Every day, thousands will pick up a new BlackBerry. For a good many of them, this will be their first BlackBerry; maybe even their first smartphone. We've all had that first day; poking and prodding a new BlackBerry, trying to figure out how it works. This series aims to make that process a bit easier.
Do you experience "blind spots" (no internet, email, or BBM) on your carrier? Are you having problems choosing the right data plan for your device? Is 3G just not enough G's for you? Have no fear; your Wi-Fi enabled BlackBerry is here. Wireless internet technology is a wonderful thing for users to take advantage of. It offers faster speeds, bypasses your data plan, and - with certain carriers - allows you to make unlimited phone calls (e.g., T-Mobile UMA). Thanks to coffee shops; airports; hotels; restaurants; and cable companies, Wi-Fi is everywhere. It's easy to enjoy the speed of Wi-Fi; click past the jump for step by step instructions.
It's pretty simple to turn Wi-Fi on. Click on the Manage Connections icon from the home screen or from the connections area at the top. You can either select the check box next to Wi-Fi or scroll down to Set Up Networks. Once logged into a location, be it your home or public location, you'll automatically be connected the next time you visit with Wi-Fi on.
To start surfing the web, you'll need to access a local area network. This can be your Wi-Fi router at home, your local hotspot, or any other connection within range (including neighboring routers). After a few seconds of scanning, up pops a list of the nearest and strongest connections. Protected networks will have a lock icon next to them. These require a password to access. To avoid these, check the box next to Show Open Networks Only so that only open (i.e., no password needed) Wi-Fi and hostpot networks remain. To connect, simply scroll to the one you want and click or tap. That's all there is to it.
When connecting to a protected network a passphrase or password between 8-63 characters must be provided. These were created during your routers initial setup and prevent random people from accessing your internet. Just be sure you didn't misplace the code. If you don't have the network's password, you'll need to contact your System Administrator - the guy or gal who takes care of internet stuff. After entering the password, click connect.
That's all there is to it. The network name and signal strength will display at the top of your home screen. Best part is you'll never have to enter in that troublesome password again. Your information is stored under Saved Networks for the next time you sign on to that wireless network.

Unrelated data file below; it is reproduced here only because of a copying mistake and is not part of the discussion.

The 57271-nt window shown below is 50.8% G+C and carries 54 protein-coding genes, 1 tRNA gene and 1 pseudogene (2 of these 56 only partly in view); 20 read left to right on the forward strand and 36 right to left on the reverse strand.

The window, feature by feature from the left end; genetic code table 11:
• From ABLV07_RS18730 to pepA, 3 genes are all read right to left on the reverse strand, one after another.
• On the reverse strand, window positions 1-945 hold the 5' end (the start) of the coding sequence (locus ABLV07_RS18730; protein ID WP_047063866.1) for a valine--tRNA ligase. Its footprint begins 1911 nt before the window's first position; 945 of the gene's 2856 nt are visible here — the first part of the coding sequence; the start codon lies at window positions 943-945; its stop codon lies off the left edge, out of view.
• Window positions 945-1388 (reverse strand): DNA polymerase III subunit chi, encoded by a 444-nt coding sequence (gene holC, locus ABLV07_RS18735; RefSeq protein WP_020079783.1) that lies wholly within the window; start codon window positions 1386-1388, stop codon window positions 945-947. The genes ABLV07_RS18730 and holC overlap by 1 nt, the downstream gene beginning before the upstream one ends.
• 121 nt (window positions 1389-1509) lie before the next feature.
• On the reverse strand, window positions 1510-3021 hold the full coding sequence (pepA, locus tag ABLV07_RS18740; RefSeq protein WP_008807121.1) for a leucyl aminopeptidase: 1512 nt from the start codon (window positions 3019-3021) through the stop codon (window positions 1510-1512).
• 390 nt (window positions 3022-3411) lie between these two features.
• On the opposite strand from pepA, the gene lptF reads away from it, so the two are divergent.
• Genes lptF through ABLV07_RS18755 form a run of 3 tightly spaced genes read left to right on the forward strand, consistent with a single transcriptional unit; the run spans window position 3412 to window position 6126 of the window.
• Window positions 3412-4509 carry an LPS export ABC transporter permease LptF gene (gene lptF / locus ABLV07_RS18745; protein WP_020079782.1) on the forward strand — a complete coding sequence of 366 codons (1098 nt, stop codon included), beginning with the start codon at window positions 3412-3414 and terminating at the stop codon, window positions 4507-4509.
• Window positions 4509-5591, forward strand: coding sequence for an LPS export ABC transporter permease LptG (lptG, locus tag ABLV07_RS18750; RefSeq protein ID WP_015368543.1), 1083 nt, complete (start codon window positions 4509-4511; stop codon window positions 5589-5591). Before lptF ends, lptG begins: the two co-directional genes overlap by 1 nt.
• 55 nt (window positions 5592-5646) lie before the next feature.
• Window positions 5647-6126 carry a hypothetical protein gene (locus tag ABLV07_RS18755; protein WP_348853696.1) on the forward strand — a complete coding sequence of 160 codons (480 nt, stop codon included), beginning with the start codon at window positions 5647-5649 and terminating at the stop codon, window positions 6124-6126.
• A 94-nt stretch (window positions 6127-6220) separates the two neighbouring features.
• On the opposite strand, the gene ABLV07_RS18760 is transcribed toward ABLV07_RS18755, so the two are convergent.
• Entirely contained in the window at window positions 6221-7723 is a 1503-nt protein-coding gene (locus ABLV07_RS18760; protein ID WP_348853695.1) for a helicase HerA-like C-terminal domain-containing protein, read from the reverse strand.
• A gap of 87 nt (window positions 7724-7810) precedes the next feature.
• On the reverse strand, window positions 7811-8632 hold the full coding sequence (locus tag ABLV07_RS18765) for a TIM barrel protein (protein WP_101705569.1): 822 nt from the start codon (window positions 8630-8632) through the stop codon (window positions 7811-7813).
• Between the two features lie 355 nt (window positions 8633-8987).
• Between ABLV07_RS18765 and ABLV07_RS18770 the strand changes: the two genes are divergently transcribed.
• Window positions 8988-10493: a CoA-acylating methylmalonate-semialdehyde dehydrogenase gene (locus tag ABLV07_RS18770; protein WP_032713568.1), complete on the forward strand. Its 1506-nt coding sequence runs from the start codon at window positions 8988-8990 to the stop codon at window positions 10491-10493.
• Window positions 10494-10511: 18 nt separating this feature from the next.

HotSpots, for lack of a better term, are public Wi-Fi locations. Sometimes they're unprotected and allow for immediate access. For example, public venues like Starbucks and Barnes and Noble offer free nationwide AT&T Wi-Fi access. When you're visiting one of these places, search for and connect to attwifi.
Unfortunately, some hotspots require authorization or charge a fee to connect. Certain cable companies now offer free Wi-Fi at any of their hotspot locations (e.g. Optimum, Time Warner) to their customers. To authenticate, simply enter in your username and password when prompted. It adds a few extra steps to the process but you'll be up and running in less than a minute.
Each time you access a network, it is saved on your BlackBerry for future use. To view, click on Saved Wi-Fi networks from the Setup screen. From here you can edit, delete, disable, and change the connect order; all by pressing the menu button.
|Move: Lets you change the connection order for saved networks.||Edit: Allows you to change the name, SSID (network name), security type, and passphrase.||Disable: This option stops your BlackBerry from connecting to a saved network.|
Delete: Removes the selected saved networks
Don't feel like scrolling through multiple networks? For more experienced users, select Other Ways to Connect from the setup screen. The first option is Wi-Fi Protected Setup. By pressing a designated button on the router (selected models only), users can connect without entering in a password. Simply follow the directions on your BlackBerry.
The second option is to manually add a network. All you need to do is input the name of the Wi-Fi network in the SSID field. SSID's are unique names used to identify a Wi-Fi network. Many home wireless routers use standard names such as NETGEAR, LinkSys, etc. Next, scroll through and select a security type (WEP, WPA/WPA2 Personal, WPA/WPA2 Enterprise) from the dropdown list, type in the password, and click on Save and Connect.
There you have it folks, Wi-Fi in a nutshell. For those on tiered data plans, taking advantage of local hotspots at school, work, or home can help reduce data usage. Check out this poll Kevin ran last year on using WiFi. If you still have questions or issues head on over to CrackBerry's dedicated Wi-Fi Forum page.
To help get you started, below are links to each carrier's Wi-Fi/HotSpot location maps.